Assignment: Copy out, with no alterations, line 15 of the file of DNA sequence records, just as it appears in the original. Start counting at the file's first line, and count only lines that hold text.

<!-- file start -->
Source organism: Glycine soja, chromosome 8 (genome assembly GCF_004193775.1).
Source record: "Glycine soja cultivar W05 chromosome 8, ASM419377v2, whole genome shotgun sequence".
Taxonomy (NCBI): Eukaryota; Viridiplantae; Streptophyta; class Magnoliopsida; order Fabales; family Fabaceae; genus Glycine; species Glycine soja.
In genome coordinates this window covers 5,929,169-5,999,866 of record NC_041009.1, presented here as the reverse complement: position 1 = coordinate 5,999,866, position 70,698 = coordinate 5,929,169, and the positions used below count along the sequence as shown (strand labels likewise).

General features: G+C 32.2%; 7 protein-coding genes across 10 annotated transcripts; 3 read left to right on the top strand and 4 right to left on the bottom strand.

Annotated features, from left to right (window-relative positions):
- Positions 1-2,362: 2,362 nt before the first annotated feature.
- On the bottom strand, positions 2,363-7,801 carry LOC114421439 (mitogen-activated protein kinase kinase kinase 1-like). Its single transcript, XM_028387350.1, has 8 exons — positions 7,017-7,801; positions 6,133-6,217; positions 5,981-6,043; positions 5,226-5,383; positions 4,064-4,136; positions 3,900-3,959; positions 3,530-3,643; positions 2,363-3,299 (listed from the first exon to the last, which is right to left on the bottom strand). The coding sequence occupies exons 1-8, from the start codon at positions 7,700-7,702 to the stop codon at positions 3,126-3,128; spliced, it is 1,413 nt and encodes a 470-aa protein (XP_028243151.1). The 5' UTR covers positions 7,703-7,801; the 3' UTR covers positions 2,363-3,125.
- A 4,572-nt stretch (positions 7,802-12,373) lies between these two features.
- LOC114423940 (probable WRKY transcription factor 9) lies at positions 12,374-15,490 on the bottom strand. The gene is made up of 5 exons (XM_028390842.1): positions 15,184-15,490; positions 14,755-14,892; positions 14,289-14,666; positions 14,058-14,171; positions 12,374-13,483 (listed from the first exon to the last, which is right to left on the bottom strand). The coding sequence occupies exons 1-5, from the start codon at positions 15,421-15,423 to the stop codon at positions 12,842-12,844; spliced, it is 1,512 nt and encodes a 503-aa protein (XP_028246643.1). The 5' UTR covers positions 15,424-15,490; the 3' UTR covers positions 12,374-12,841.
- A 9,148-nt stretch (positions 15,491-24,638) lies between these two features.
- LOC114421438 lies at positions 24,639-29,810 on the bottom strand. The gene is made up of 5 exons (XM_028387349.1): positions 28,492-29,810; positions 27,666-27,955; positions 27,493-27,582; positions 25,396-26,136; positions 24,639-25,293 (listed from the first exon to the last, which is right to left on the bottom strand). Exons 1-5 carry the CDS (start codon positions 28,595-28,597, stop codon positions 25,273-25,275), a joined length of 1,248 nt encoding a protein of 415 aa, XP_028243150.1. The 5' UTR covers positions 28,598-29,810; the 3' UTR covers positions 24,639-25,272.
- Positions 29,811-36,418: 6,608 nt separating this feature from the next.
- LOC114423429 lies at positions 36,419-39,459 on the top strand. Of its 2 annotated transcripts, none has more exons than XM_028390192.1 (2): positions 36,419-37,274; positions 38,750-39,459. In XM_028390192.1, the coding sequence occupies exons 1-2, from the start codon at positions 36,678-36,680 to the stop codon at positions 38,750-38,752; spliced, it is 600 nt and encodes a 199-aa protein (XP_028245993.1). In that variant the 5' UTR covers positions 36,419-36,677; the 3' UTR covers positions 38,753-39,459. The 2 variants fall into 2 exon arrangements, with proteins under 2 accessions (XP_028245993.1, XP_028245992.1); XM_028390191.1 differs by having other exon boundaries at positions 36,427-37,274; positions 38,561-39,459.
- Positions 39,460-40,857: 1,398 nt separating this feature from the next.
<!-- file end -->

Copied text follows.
- Positions 39,460-40,857: 1,398 nt separating this feature from the next.